Dolphin Patrol Funds Released

OCEAN CITY — In response to the “unusual mortality event” that has stranded hundreds of bottlenose dolphins along the mid-Atlantic coast since mid-summer including several in Ocean City, the National Oceanic and Atmospheric Administration (NOAA) has allocated more funding to step up patrols at sea and on land to monitor the situation.
NOAA’s Office of Law Enforcement and Office of Protected Resources this week announced it was working together to increase state partner patrols in areas along the mid-Atlantic coast, including the coast of Maryland, that have been identified as areas needing increased scrutiny. Since July 1, 430 dolphins have been stranded along the mid-Atlantic coast. Two weeks ago, two dolphins stranded on the beach in Ocean City on back-to-back days.
Based on evidence collected to date, the dolphin deaths are believed to be attributed to a cetacean morbillivirus, which is characterized as similar to measles in humans or canine distemper in dogs. A large number of the recovered dolphins have been found with lesions on their skin, mouth and joints.
While the mortality event appears to have peaked in mid- to late August, the strandings have continued. A total of 85 were reported the week of Aug. 12 in the mid-Atlantic region including four in Maryland. During the week of Aug. 19, 92 strandings were reported including four in Maryland. In the week beginning Aug. 26, 75 more strandings were reported including nine in Maryland. Last week, however, the number had dropped to 11, including just one off the coast of Ocean City.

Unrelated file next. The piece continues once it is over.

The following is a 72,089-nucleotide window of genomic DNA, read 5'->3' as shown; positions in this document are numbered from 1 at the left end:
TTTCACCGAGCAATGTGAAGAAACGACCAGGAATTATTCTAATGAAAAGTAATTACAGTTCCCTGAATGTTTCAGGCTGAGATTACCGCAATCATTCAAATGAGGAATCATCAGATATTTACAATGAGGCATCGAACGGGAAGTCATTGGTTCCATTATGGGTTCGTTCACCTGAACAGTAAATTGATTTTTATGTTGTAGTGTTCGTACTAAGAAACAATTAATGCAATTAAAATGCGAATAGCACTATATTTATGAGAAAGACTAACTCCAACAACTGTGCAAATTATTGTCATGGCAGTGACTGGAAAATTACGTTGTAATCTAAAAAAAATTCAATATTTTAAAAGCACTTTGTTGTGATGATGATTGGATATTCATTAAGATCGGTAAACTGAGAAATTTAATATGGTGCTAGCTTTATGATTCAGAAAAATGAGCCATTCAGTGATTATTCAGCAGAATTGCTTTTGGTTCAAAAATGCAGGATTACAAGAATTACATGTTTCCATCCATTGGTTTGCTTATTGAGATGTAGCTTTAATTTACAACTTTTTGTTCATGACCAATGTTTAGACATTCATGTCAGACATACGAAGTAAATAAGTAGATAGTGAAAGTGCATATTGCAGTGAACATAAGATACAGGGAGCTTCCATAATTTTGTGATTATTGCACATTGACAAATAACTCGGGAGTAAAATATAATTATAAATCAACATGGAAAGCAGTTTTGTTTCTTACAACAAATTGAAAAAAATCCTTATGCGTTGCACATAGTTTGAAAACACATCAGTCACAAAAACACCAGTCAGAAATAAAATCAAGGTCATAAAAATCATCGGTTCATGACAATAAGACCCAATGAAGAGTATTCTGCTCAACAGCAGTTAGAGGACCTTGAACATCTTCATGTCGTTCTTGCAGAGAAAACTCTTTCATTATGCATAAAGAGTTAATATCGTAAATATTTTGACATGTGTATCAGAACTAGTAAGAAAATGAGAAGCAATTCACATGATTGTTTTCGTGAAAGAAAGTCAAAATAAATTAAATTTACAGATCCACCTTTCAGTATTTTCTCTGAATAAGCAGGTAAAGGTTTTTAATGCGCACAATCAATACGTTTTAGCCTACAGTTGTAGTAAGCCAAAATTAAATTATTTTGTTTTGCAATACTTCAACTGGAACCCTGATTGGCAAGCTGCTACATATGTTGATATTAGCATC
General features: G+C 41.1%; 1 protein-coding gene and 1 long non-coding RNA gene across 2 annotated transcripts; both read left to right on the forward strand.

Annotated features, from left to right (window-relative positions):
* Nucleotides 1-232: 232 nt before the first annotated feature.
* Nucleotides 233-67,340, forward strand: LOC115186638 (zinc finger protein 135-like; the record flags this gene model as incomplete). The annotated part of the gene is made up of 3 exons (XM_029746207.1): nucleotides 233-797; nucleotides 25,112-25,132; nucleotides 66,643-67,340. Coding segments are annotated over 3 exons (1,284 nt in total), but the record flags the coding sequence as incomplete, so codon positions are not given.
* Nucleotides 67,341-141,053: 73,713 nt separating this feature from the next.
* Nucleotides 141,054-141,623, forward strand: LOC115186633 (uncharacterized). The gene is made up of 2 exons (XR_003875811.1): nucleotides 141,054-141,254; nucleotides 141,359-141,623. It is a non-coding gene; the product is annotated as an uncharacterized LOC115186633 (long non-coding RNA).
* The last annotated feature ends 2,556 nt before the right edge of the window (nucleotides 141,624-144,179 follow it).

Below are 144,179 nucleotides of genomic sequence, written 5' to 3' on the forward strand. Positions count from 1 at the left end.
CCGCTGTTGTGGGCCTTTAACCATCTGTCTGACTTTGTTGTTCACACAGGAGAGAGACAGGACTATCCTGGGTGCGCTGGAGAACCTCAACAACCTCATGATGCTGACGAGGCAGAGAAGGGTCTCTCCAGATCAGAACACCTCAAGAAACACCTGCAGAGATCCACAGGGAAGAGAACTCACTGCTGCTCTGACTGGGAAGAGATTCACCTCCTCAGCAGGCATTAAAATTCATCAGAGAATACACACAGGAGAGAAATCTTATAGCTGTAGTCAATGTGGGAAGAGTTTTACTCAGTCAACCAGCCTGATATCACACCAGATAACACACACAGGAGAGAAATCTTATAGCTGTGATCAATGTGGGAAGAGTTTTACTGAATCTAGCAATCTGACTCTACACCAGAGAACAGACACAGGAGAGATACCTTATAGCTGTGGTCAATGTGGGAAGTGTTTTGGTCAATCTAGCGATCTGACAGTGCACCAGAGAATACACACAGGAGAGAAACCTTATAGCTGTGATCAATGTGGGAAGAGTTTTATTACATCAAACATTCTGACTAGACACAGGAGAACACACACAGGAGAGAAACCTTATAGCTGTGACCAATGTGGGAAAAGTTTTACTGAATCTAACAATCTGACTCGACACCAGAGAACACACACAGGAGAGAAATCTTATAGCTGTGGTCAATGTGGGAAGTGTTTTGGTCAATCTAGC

In an effort to address the issue, NOAA’s Office of Law Enforcement has now allocated funding for its state partners for their assistance as part of the Cooperative Enforcement Program (CEP). The program aims to increase living marine resource conservation, endangered species protection and critical habitat. NOAA’s announcement this week creates an amendment to the CEP providing funds for mid-Atlantic states including Maryland for increased at sea and land-based patrols to identify dolphin strandings associated with the unusual mortality event.
Timely discovery of stranded dolphins provides an opportunity for stranding network responders to quickly get to the sites and collect fresh specimens. The belief is that quality data collection will increase the chances of identifying the underlying cause of the unusual mortality event.